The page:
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I'm using the wget program, but I want it not to save the html file I'm downloading. I want it to be discarded after it is received. How do I do that?

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I'm new to Linux - Would the /dev/null thing work? –  Ram Rachum Oct 10 '09 at 2:23
2  
So what's the point to download it then? –  Anonymous Dec 7 '09 at 14:59
    
@Anonymous I assume to stress the remote server.. If you don't care about the content.. I'd probably use apachebench (ab) though. –  Tom O'Connor Dec 6 '10 at 12:52

8 Answers 8

up vote 48 down vote accepted

You can redirect the output of wget to /dev/null (or NUL on Windows):

wget http://www.example.com -O /dev/null

The file won't be written to disk, but it will be downloaded.

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This doesn't save the page, but it send email to me. Also is it possible to disable emailing ? –  trante Sep 7 '13 at 6:03

If you don't want to save the file, and you have accepted the solution of downloading the page in /dev/null, I suppose you are using wget not to get and parse the page contents.

If your real need is to trigger some remote action, check that the page exists and so on I think it would be better to avoid downloading the html body page at all.

Play with wget options in order to retrieve only what you really need, i.e. http headers, request status, etc.

  • assuming you need to check the page is ok (ie, the status returned is 200) you can do the following:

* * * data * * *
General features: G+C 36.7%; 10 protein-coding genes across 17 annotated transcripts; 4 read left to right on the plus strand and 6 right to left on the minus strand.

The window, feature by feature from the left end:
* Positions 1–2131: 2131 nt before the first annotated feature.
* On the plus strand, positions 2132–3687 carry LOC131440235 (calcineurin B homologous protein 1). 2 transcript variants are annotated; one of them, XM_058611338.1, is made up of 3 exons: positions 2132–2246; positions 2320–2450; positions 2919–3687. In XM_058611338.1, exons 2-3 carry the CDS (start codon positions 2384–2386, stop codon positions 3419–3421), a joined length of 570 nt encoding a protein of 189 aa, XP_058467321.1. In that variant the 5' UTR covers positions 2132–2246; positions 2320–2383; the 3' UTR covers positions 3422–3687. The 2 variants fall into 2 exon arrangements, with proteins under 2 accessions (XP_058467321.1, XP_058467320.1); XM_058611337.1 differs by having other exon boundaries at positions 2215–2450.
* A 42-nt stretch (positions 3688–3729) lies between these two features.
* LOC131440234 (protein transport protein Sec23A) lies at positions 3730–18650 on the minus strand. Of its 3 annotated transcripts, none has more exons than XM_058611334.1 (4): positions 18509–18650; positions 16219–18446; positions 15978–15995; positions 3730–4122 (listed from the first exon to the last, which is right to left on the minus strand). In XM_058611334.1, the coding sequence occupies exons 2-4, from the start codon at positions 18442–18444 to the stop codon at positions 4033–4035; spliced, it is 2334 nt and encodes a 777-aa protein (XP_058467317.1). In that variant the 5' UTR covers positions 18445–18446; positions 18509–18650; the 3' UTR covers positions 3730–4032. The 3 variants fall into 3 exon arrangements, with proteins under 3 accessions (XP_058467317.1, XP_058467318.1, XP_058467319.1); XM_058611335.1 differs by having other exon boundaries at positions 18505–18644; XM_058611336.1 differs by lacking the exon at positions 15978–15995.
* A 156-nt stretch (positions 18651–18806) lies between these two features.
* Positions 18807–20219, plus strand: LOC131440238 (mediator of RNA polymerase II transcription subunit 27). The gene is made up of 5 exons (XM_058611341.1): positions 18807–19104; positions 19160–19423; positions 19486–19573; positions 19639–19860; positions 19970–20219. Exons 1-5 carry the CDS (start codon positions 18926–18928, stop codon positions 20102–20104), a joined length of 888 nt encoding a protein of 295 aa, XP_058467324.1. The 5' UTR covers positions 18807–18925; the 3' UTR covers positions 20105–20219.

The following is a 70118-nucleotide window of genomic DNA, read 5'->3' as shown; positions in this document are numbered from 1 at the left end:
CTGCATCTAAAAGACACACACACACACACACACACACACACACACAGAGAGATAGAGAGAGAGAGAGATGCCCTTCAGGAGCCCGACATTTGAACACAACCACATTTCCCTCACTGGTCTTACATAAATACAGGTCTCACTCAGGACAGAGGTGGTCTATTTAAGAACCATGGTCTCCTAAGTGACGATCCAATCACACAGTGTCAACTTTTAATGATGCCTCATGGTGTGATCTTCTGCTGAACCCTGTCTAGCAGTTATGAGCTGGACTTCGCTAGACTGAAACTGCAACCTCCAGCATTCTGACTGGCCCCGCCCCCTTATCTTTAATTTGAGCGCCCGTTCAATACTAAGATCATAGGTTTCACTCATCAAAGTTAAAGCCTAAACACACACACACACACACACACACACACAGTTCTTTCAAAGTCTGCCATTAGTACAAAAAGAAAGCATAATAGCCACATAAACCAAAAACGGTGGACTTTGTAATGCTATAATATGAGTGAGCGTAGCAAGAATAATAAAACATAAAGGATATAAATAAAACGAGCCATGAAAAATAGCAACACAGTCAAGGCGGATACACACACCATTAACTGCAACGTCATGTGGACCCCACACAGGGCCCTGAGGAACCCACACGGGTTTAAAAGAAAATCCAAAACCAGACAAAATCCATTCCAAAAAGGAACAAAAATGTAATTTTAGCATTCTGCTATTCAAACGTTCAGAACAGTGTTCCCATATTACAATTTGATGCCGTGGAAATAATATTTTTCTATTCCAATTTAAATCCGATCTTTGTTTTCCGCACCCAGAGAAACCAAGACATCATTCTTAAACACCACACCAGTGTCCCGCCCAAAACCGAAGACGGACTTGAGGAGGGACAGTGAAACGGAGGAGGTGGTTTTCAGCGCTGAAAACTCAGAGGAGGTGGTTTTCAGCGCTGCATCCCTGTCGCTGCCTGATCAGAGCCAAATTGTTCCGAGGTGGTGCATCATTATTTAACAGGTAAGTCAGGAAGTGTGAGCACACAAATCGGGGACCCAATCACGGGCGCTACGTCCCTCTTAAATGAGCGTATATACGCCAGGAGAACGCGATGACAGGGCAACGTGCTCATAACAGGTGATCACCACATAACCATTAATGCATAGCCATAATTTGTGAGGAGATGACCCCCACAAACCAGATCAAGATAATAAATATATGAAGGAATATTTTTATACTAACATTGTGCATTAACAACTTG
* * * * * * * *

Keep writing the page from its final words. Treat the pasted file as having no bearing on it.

wget --no-cache --spider http://your.server.tld/your/page.html
    
  • if you want to parse server returned headers do the following:

    wget --no-cache -S http://your.server.tld/your/page.html
    

See the wget man page for further options to play with.
See lynx too, as an alternative to wget.

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I'm confused. --no-cache in the man page says it causes wget to "send the remote server an appropriate directive (‘Pragma: no-cache’) to get the file from the remote service" –  Gaia Jan 20 '13 at 19:05
    
It says to the server your client don't want a cached version of the file .. we want to get the very last release of the resource we are requesting for –  AlberT Jan 21 '13 at 15:55

If you need to crawl a website using wget and want to minimize disk churn...

For a *NIX box and using wget, I suggest skipping writing to a file . I noticed on my Ubuntu 10.04 box that wget -O /dev/null caused wget to abort downloads after the first download.
I also noticed that wget -O real-file causes wget to forget the actual links on the page. It insists on an index.html to be present on each page. Such pages may not always be present and wget will not remember links it has seen previously.

For crawling without writing to disk, the best I came up with is the following

 mkdir /dev/shm/1   
 cd /dev/shm/1
 wget --recursive --relative --no-parent ...

Notice there is no -O file option. wget will write to the $PWD directory. In this case that is a RAM-only tmpfs file system. Writing here should bypass disk churn (depending upon swap space) AND keep track of all links. This should crawl the entire website successfully.

Afterward, of course,

 rm --recursive --force *
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In case you also want to print in the console the result you can do:

wget -qO- http://www.example.com
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Another alternative is to use a tool like curl, which by default outputs the remote content to stdout instead of saving it to a file.

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Use the --delete-after option, which deletes the file after it is downloaded.

Edit: Oops, I just noticed that has already been answered.

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Check out the "-spider" option. I use it to make sure my web sites are up and send me an email if they're not. This is a typical entry from my crontab:

46 */2 * * * if ! wget -q --spider http://www.rochesterflyingclub.com/ >/dev/null 2>&1; then echo "Rochester Flying Club site is down" ; fi
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$ wget http://www.somewebsite.com -O foo.html --delete-after

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